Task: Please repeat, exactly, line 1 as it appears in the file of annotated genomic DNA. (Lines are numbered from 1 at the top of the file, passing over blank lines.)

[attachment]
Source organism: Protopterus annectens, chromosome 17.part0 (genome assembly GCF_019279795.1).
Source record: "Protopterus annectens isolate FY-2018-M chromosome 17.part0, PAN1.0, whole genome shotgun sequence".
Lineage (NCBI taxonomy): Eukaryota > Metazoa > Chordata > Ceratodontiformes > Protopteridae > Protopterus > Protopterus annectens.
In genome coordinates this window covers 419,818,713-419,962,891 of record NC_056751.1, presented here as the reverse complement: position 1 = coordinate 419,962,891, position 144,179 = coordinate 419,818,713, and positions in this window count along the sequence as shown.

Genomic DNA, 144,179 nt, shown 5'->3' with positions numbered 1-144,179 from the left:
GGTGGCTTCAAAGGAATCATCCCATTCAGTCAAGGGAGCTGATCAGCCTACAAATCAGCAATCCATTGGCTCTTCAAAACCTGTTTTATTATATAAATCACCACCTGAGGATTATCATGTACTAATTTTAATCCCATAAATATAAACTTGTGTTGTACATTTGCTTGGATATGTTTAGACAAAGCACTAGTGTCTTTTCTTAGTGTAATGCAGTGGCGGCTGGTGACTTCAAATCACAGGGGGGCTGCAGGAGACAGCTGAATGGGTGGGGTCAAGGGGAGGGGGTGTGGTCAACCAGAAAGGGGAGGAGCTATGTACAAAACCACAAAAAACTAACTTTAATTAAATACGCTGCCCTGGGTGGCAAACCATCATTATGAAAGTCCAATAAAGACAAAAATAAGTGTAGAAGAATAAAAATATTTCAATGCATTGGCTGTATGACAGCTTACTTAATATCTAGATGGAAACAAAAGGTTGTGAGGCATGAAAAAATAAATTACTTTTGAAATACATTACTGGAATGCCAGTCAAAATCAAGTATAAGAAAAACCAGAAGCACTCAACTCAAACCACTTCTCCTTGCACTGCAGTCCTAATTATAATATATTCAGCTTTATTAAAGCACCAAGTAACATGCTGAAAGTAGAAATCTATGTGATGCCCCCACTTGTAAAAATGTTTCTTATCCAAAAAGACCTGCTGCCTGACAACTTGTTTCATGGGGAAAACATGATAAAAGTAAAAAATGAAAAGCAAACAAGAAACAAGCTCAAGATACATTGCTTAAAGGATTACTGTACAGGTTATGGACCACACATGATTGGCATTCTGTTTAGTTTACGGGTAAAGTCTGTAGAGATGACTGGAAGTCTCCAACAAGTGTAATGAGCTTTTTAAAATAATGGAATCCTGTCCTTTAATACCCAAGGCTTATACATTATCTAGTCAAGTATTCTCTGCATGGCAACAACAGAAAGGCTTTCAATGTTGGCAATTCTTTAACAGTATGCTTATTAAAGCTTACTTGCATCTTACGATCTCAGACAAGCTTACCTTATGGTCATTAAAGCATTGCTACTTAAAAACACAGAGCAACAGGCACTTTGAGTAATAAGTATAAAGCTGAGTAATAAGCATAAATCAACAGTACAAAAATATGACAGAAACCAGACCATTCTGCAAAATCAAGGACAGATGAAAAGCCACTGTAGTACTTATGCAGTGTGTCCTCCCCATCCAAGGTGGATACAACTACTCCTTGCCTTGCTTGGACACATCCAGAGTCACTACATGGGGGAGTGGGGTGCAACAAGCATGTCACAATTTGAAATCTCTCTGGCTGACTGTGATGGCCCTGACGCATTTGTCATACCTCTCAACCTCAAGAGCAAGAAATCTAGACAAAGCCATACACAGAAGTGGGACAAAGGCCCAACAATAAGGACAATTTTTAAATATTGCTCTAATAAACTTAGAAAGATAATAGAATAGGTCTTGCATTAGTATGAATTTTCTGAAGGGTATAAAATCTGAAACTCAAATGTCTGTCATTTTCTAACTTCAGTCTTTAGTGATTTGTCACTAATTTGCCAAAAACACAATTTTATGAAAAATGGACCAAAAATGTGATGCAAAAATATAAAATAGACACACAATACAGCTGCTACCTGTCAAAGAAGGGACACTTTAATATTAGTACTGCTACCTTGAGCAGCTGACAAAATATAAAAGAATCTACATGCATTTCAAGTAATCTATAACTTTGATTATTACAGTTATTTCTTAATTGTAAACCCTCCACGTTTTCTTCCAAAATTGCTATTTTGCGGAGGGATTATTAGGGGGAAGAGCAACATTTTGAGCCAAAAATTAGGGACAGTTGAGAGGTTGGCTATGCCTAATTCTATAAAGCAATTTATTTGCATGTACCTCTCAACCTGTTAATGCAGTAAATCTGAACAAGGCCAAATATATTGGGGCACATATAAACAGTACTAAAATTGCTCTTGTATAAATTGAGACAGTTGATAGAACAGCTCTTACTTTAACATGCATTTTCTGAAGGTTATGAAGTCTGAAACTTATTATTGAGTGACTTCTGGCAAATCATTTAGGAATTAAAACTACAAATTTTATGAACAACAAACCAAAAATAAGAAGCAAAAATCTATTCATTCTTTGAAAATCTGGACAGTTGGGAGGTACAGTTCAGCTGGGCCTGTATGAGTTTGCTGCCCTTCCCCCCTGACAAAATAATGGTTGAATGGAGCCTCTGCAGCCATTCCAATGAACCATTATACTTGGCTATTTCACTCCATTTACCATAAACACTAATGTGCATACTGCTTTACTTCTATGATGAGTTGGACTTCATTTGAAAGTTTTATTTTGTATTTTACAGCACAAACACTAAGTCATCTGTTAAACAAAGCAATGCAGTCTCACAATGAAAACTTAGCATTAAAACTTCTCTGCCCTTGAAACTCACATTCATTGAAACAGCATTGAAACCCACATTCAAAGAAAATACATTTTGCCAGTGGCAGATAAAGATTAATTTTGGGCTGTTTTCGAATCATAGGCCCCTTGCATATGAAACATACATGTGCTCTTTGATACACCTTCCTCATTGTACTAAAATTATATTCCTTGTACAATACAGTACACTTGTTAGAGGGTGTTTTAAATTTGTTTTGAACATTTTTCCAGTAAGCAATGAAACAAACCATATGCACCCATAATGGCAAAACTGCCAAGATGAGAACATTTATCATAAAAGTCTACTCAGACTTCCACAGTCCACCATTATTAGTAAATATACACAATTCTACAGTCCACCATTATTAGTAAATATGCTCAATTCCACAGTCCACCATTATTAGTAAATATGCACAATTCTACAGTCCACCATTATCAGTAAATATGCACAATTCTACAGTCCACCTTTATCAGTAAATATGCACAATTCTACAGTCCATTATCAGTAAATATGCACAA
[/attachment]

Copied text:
Source organism: Protopterus annectens, chromosome 17.part0 (genome assembly GCF_019279795.1).